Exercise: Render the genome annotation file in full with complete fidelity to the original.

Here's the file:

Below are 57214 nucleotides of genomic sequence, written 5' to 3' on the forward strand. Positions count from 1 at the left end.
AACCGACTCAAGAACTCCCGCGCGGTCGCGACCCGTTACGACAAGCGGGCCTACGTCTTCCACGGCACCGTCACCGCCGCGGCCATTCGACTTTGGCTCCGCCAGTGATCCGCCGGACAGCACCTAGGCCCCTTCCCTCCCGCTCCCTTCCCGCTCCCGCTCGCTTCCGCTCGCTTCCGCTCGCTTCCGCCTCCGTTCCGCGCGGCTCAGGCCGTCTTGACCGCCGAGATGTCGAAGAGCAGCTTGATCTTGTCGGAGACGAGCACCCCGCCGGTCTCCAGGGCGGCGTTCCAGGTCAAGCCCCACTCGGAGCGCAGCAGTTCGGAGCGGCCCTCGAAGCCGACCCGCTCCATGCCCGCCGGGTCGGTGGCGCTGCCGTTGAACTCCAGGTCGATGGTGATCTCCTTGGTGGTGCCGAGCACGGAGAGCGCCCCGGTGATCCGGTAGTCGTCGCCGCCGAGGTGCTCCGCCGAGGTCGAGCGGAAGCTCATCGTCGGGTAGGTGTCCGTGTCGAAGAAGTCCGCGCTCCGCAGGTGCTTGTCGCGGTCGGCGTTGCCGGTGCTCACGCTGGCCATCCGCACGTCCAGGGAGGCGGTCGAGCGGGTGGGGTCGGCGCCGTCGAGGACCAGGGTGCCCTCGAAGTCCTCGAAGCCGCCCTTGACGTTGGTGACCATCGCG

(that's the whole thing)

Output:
Below are 57214 nucleotides of genomic sequence, written 5' to 3' on the forward strand. Positions count from 1 at the left end.
AACCGACTCAAGAACTCCCGCGCGGTCGCGACCCGTTACGACAAGCGGGCCTACGTCTTCCACGGCACCGTCACCGCCGCGGCCATTCGACTTTGGCTCCGCCAGTGATCCGCCGGACAGCACCTAGGCCCCTTCCCTCCCGCTCCCTTCCCGCTCCCGCTCGCTTCCGCTCGCTTCCGCTCGCTTCCGCCTCCGTTCCGCGCGGCTCAGGCCGTCTTGACCGCCGAGATGTCGAAGAGCAGCTTGATCTTGTCGGAGACGAGCACCCCGCCGGTCTCCAGGGCGGCGTTCCAGGTCAAGCCCCACTCGGAGCGCAGCAGTTCGGAGCGGCCCTCGAAGCCGACCCGCTCCATGCCCGCCGGGTCGGTGGCGCTGCCGTTGAACTCCAGGTCGATGGTGATCTCCTTGGTGGTGCCGAGCACGGAGAGCGCCCCGGTGATCCGGTAGTCGTCGCCGCCGAGGTGCTCCGCCGAGGTCGAGCGGAAGCTCATCGTCGGGTAGGTGTCCGTGTCGAAGAAGTCCGCGCTCCGCAGGTGCTTGTCGCGGTCGGCGTTGCCGGTGCTCACGCTGGCCATCCGCACGTCCAGGGAGGCGGTCGAGCGGGTGGGGTCGGCGCCGTCGAGGACCAGGGTGCCCTCGAAGTCCTCGAAGCCGCCCTTGACGTTGGTGACCATCGCG